Assessing Vulnerability

What is Vulnerability?

Vulnerability, unless otherwise specified, includes the full suite of hazard risk assessment terminology, making no real distinction between risk, vulnerability, exposure, sensitivity, etc., although all of these can be teased out separately to some benefit (e.g., see Füssell and Klein, 2006). The issue here is simply to know where problems, such as flooding or storm surges, are occurring or are likely to occur in the future, who or what might be at risk in those areas, and how well they or it might be able to cope with the problems.

How is Vulnerability Assessed?

Assessing vulnerability is a key part in the development of any kind of mitigation plan, but knowledge about present and future vulnerability is so crucial that it merits separate treatment. Planners need to have ready access to vulnerability data, and citizens need to be able to fully understand all the risks associated with living in a coastal hazard zone, including the chances for stronger and more frequent storms, and flooding and rising sea level, for plans to have much meaning or acceptance.

  1. Building on Deyle et al. (1998), a vulnerability assessment begins with a solid inventory of the hazards (termed a “risk hazard analysis”). Where and how often does it flood? How far inland and to what elevation might we expect storm surges? The FEMA 100-yr and 500-yr floodplain maps are generally the fallback information available to any community.
    • These maps, however, are not always as accurate as they need to be and local communities may want to invest in developing their own maps with greater detail and precision (Larsen et al., 2003). After Tropical Storm Allison, the most damaging storm ever to hit Houston, Harris County and FEMA invested heavily in new technology to completely remap the floodplains of the county with much greater detail and  reliability (Quarles et al., 2002).
  2. The next task in the assessment is to inventory what/who is in the hazard zones in terms of people, kinds of buildings, houses, roads, sewage plants, etc. (vulnerability assessment for Deyle et al {1998}). What kind of special risk facilities, such as chemical plants, are found in the hazard zones?
  3. Lastly, some idea as to the state of both the infrastructure and the people in the hazard zones is needed (risk analysis by Deyle et al., {1998}, with some overlap with their vulnerability assessment). What buildings are likely to withstand storm surges or flood damage? How hardened are the sewage and chemical plants to storm damage? Which populations are most at risk in terms of potential damage suffered and their ability to evacuate?

There are many more aspects and details involved with a complete hazard vulnerability analysis than have been addressed here. There is an entire literature dedicated to this subject (e.g., Mileti, 1999; Smith, 2004) that we cannot even begin to cover here. But it is not the details that are important, so much the ways policies that enable adaptation to climate change impacts can be integrated into the overall coastal natural hazard reduction framework, such as it exists. Clearly, a robust and detailed assessment of coastal storm surge and flooding potential will enable more precise placement of whatever buffer or freeboard is necessary to accommodate climate change impacts. Coastal communities that are unclear on the details of how natural hazards impact their community are unlikely to appreciate the need for additional freeboard for climate change impacts, much less what that additional buffer might look like.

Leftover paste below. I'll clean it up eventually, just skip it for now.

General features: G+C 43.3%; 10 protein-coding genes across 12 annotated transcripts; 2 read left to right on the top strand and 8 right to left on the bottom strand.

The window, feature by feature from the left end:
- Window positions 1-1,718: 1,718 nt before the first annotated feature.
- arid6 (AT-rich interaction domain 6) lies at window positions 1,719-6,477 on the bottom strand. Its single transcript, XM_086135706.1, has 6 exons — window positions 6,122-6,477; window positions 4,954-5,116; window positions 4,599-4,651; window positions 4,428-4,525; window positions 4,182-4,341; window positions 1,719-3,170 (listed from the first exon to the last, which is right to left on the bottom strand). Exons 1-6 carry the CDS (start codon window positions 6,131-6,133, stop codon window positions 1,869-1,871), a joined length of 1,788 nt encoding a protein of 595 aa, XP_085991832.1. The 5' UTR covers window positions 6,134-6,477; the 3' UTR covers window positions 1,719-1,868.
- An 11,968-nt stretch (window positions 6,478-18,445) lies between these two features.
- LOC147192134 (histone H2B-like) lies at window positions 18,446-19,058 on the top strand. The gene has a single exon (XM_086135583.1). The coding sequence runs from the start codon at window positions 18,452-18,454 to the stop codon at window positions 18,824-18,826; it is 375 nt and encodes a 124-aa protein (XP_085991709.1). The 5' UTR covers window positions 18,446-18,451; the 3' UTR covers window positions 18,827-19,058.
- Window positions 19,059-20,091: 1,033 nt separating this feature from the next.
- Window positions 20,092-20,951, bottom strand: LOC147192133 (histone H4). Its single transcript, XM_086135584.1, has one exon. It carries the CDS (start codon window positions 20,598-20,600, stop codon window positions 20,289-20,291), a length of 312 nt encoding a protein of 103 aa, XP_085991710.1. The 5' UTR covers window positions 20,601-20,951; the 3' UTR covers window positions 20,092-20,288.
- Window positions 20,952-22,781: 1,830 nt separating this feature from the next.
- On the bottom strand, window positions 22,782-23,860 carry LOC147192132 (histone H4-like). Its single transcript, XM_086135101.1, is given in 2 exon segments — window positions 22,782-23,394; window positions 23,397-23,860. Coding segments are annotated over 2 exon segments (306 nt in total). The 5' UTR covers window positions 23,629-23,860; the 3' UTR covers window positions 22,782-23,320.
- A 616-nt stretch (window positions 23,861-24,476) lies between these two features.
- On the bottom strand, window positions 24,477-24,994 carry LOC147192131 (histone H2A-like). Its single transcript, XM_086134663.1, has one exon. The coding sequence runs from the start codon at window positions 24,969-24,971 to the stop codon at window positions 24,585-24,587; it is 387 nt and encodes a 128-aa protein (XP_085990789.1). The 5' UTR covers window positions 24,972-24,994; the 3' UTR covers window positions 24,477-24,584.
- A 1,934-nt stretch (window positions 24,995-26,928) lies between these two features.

Tools for Assessing Vulnerability

Shades of color from white to red indicate coastal flood hazard in Galveston County, Texas

Coastal Flood Exposure Map, NOAA This screenshot shows composite coastal flood hazards in Galveston County, Texas. Societal, infrastructure, and ecosystem risks can be overlaid to assess vulnerability.

Coastal Resilience Mapping Portal – http://maps.coastalresilience.org/network/

Coastal Flood Exposure Map – https://coast.noaa.gov/floodexposure/#/splash

C-CAP Land Cover Change Atlas – https://coast.noaa.gov/digitalcoast/tools/lca

Hazards U.S. Multi-Hazard (HAZUS-MH) – https://www.fema.gov/hazus

Getting to Resilience: A Community Planning Evaluation Tool – http://www.prepareyourcommunitynj.org/

Sea Level Rise Viewer – https://coast.noaa.gov/slr/

U.S. Climate Resilience Toolkit – http://toolkit.climate.gov/

National Flood Hazard Layer – http://fema.maps.arcgis.com/home/webmap/viewer.html?webmap=cbe088e7c8704464aa0fc34eb99e7f30

Coastal Flood Loss Atlas – http://fema.maps.arcgis.com/home/webmap/viewer.html?webmap=b4ae0b42789447b18c4b919682b848ad

National Sea Grant Resilience Toolkit – http://seagrant.noaa.gov/WhatWeDo/ResilienceToolkit.aspx

 

 

 

 

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